Note Consistency - When tracking acoustic guitar, volume levels and playing dynamics can be difficult for some players to control, especially if they're relatively new to playing or recording. If this applies to you, compression can help even out the levels a bit and give you a more consistent sound. Using volume automation as needed when mixing can help even further. Don't go too heavy with the compression when tracking unless you're looking for a specific effect; try starting out with a 2:1 ratio and slowly lowering the threshold so that you get 2 or 3 dB of reduction off the loudest peaks, which should be all you need to smooth out the dynamics a bit. Going gentle with the compression will also help minimize the compressor's tendency to increase the apparent level of room rumble and extraneous noise too.


The key to stellar acoustic guitar tracks is to pay attention to the details. If you're not satisfied with the sound of your recordings, identify the trouble areas and take steps to address them!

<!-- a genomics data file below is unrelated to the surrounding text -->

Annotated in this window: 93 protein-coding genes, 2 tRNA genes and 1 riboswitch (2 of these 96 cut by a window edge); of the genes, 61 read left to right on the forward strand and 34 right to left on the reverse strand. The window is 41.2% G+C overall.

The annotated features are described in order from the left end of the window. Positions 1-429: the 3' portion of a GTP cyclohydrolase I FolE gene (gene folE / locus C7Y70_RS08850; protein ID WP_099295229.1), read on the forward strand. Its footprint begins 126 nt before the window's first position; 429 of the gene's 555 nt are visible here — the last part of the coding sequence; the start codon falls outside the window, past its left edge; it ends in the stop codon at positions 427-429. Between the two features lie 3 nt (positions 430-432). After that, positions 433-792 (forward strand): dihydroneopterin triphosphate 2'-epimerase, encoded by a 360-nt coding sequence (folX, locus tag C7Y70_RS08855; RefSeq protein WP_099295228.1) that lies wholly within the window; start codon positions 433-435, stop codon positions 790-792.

Do you have other issues with your acoustic guitar recordings that weren't covered in this article? Or maybe you have a tip to help others with their recordings that wasn't mentioned. Either way, your questions and comments are welcome in the Studio Trenches forum right here on Harmony Central.





Phil O'Keefe is a multi-instrumentalist, recording engineer / producer and the Senior Editor of Harmony Central. He has engineered, produced and performed on countless recording sessions in a diverse range of styles, with artists such as Alien Ant Farm, Jules Day, Voodoo Glow Skulls, John McGill, Michael Knott and Alexa's Wish. He is a former featured monthly columnist for EQ magazine, and his articles and product reviews have also appeared in Keyboard, Electronic Musician and Guitar Player magazines.